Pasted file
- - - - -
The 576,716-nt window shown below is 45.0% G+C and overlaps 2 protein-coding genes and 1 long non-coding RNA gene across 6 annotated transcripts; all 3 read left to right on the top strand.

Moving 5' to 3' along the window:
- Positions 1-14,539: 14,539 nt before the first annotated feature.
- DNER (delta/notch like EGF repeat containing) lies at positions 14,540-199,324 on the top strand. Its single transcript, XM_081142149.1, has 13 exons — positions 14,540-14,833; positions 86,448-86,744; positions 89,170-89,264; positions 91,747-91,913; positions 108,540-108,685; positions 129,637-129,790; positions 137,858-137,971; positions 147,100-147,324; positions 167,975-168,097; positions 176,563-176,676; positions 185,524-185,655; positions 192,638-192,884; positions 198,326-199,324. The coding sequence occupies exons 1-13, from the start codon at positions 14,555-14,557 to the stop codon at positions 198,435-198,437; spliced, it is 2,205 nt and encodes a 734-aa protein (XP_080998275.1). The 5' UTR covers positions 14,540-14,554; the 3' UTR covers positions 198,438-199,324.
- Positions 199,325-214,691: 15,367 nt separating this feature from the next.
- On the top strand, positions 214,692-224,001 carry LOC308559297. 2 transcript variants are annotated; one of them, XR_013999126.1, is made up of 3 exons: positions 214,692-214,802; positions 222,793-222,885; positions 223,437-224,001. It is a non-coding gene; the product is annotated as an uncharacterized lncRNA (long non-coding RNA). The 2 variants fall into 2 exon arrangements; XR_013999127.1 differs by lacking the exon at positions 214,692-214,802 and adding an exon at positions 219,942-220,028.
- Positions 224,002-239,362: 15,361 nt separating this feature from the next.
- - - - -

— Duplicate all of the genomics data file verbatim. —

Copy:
The 576,716-nt window shown below is 45.0% G+C and overlaps 2 protein-coding genes and 1 long non-coding RNA gene across 6 annotated transcripts; all 3 read left to right on the top strand.

Moving 5' to 3' along the window:
- Positions 1-14,539: 14,539 nt before the first annotated feature.
- DNER (delta/notch like EGF repeat containing) lies at positions 14,540-199,324 on the top strand. Its single transcript, XM_081142149.1, has 13 exons — positions 14,540-14,833; positions 86,448-86,744; positions 89,170-89,264; positions 91,747-91,913; positions 108,540-108,685; positions 129,637-129,790; positions 137,858-137,971; positions 147,100-147,324; positions 167,975-168,097; positions 176,563-176,676; positions 185,524-185,655; positions 192,638-192,884; positions 198,326-199,324. The coding sequence occupies exons 1-13, from the start codon at positions 14,555-14,557 to the stop codon at positions 198,435-198,437; spliced, it is 2,205 nt and encodes a 734-aa protein (XP_080998275.1). The 5' UTR covers positions 14,540-14,554; the 3' UTR covers positions 198,438-199,324.
- Positions 199,325-214,691: 15,367 nt separating this feature from the next.
- On the top strand, positions 214,692-224,001 carry LOC308559297. 2 transcript variants are annotated; one of them, XR_013999126.1, is made up of 3 exons: positions 214,692-214,802; positions 222,793-222,885; positions 223,437-224,001. It is a non-coding gene; the product is annotated as an uncharacterized lncRNA (long non-coding RNA). The 2 variants fall into 2 exon arrangements; XR_013999127.1 differs by lacking the exon at positions 214,692-214,802 and adding an exon at positions 219,942-220,028.
- Positions 224,002-239,362: 15,361 nt separating this feature from the next.